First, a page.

What is our goal? Are we striving to lower the number of black students in special education without providing the support they need to succeed in regular education classes?
Changing the testing instruments or changing the placement criteria will not help the student who is not prepared to learn in a regular classroom environment.
The higher pupil to teacher ratio and the routine distractions of the regular classroom are not the best learning environment for many students who have learning disabilities.
The goal of special education is to help the student achieve his or her maximum potential. We strive mightily to give these students the tools they need to succeed in the mainstream classroom, in their social milieu and in the working world.
There are many solutions to the problem of students with disabilities, and special education is only one of those solutions.
Families, governmental agencies, health care providers and others must work together to help these children benefit from the excellent educational opportunities the schools provide.
Please don't ask overworked, underpaid and unappreciated teachers and administrators to work unaided to fix a problem we did not create.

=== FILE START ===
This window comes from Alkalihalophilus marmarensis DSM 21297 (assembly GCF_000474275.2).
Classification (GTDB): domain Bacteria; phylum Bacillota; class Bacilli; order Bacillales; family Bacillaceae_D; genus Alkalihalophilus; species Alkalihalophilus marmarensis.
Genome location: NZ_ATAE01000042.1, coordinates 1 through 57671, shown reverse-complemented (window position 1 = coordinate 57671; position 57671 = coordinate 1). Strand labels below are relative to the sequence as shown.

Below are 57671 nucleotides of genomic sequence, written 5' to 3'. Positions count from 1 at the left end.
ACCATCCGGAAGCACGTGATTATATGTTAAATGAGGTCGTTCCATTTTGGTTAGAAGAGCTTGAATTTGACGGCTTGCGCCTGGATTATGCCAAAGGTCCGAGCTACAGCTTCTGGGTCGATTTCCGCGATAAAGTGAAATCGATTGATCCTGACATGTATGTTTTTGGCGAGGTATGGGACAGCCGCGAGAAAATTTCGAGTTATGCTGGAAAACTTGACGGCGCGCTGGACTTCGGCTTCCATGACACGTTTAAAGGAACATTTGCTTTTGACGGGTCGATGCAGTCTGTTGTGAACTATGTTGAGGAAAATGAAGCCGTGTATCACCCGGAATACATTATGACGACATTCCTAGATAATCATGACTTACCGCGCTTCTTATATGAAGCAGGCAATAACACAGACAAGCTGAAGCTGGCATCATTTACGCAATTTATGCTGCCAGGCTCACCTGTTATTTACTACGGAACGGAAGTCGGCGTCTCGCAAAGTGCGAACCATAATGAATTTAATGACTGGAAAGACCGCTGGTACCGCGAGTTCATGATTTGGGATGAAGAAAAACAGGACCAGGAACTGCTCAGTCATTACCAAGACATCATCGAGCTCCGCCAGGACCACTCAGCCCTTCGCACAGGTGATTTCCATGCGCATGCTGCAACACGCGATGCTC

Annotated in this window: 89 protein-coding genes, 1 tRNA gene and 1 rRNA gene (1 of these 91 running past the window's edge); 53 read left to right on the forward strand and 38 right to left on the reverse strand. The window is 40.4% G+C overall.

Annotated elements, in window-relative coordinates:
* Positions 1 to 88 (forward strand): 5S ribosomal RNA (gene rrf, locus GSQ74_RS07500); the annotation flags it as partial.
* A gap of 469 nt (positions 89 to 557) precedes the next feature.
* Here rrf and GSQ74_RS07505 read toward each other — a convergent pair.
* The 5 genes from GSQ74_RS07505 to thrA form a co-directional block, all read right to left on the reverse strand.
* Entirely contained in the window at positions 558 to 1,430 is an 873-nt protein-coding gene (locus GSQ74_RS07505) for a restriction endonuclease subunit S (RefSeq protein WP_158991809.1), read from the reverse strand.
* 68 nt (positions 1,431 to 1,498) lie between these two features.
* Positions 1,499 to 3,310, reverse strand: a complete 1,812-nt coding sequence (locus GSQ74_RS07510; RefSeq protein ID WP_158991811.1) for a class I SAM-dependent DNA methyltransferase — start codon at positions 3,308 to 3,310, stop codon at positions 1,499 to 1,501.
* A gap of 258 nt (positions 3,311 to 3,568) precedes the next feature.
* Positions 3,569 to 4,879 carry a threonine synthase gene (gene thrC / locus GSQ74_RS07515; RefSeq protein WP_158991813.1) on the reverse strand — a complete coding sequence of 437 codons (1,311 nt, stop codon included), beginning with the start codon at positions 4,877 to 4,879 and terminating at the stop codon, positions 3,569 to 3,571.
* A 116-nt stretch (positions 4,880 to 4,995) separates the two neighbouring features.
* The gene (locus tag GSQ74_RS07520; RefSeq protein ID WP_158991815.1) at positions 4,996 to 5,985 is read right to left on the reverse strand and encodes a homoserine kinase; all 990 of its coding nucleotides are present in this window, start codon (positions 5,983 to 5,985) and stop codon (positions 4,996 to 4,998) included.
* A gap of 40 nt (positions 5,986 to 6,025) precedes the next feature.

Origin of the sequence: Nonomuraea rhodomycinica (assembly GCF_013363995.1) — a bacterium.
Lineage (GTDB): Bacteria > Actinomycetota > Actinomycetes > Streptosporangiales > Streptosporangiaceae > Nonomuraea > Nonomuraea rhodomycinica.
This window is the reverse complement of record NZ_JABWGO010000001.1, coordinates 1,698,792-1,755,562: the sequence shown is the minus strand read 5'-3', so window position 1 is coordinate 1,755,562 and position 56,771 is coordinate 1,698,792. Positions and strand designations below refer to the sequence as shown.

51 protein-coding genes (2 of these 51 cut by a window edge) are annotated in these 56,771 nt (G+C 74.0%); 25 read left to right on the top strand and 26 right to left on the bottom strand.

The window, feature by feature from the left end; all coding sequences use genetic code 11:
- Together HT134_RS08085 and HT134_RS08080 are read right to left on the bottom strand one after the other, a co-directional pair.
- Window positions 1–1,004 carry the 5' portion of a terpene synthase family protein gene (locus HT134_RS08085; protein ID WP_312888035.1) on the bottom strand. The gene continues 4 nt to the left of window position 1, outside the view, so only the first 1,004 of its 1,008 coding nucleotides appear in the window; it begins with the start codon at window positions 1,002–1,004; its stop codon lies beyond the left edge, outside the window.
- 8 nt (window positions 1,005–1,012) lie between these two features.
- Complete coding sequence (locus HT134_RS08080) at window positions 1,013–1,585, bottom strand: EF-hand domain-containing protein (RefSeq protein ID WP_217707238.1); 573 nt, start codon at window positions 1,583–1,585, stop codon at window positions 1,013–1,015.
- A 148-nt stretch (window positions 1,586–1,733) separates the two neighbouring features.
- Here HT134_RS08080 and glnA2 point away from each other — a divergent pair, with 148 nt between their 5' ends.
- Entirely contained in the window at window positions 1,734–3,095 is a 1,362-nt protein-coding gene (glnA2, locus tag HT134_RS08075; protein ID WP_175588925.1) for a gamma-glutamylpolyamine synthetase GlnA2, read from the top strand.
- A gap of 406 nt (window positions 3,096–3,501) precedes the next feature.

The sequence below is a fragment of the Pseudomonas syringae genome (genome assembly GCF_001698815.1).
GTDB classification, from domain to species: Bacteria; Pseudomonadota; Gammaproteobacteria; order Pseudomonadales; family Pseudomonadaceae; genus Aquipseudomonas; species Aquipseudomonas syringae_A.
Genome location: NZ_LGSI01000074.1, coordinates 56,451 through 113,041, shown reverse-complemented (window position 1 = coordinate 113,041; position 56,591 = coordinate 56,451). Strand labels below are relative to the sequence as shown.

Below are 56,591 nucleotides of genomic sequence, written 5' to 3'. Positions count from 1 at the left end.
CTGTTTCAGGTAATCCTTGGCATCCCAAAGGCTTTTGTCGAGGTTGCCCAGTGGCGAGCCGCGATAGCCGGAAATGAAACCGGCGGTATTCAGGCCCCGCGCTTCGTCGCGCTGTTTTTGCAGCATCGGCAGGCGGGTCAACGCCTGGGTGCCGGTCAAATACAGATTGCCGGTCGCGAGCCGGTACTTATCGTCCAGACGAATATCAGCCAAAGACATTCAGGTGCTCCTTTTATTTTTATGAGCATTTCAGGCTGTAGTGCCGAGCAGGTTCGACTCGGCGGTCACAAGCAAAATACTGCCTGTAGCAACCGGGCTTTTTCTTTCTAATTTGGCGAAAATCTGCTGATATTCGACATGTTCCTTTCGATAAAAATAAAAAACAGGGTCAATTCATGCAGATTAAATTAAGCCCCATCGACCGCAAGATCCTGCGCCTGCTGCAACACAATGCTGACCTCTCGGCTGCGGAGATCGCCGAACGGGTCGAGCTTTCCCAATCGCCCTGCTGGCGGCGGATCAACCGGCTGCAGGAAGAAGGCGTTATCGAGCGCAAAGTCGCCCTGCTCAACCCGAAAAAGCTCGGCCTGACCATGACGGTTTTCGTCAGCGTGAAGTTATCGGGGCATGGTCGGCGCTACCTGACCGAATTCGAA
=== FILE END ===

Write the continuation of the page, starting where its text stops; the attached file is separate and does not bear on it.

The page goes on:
Nancy Weed Taylor,
A matter of conservatism
A recent letter writer was indignant because The Sun reported that "Municipalities are moving to protest the Patriot Act."
He went on to say that this was an example of "left-wing politics as usual," and implied that The Sun was somehow in cahoots with the commies and terrorists.
Other letter writers have also tarred environmentalists and supporters of the comprehensive plan with the same brush, implying that any attempt to curb sprawl is a left-wing plot.
As an avowed right-winger, environmentalist and lover of liberty, I take issue with this.
From my perspective, upholding our individual liberties as guaranteed by the Constitution is a conservative position. So is conserving our forests, rivers and way of life.
Those of us who are so conservative as to be "no growthers" often lambast The Sun for being "pro-growth," but the reality is that The Sun does an excellent job of balancing the disparate views within our community.